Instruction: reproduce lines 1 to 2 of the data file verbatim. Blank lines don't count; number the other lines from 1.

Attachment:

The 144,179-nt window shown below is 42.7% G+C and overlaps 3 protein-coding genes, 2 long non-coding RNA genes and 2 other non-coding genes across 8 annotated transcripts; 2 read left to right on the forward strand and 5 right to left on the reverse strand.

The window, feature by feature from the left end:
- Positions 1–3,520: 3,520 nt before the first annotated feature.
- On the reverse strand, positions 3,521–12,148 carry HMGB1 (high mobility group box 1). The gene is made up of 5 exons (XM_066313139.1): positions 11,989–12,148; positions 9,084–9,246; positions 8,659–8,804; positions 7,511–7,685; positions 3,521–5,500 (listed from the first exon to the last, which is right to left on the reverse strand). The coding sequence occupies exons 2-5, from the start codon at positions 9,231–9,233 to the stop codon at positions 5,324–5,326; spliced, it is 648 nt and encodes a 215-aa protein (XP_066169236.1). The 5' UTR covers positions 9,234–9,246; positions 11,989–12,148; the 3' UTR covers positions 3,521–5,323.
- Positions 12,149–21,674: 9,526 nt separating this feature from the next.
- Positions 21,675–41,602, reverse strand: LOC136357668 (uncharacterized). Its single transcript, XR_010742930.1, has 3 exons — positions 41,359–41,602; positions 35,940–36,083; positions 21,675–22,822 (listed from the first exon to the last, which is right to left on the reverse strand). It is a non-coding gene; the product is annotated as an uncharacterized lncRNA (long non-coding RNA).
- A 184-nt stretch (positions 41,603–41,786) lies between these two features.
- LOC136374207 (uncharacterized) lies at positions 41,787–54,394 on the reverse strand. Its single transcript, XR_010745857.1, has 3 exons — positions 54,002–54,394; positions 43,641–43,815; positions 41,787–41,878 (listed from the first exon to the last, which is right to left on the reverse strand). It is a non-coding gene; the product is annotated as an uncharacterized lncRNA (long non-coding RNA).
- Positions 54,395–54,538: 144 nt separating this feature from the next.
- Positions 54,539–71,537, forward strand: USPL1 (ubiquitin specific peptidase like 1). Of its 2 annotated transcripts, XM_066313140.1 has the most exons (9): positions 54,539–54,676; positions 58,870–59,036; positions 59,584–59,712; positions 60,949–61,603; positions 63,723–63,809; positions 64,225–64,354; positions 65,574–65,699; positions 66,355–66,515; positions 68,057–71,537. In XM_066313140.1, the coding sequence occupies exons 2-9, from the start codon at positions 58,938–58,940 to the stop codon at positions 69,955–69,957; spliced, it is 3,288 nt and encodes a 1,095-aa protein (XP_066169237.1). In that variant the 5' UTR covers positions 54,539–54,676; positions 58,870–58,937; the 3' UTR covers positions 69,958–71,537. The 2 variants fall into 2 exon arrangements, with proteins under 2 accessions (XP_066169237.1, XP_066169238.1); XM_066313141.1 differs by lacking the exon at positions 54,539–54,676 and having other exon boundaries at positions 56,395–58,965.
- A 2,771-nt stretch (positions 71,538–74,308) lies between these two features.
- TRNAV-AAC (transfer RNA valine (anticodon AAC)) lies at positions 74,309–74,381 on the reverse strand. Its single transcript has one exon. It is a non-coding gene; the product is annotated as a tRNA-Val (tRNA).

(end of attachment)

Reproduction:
The 144,179-nt window shown below is 42.7% G+C and overlaps 3 protein-coding genes, 2 long non-coding RNA genes and 2 other non-coding genes across 8 annotated transcripts; 2 read left to right on the forward strand and 5 right to left on the reverse strand.

The window, feature by feature from the left end: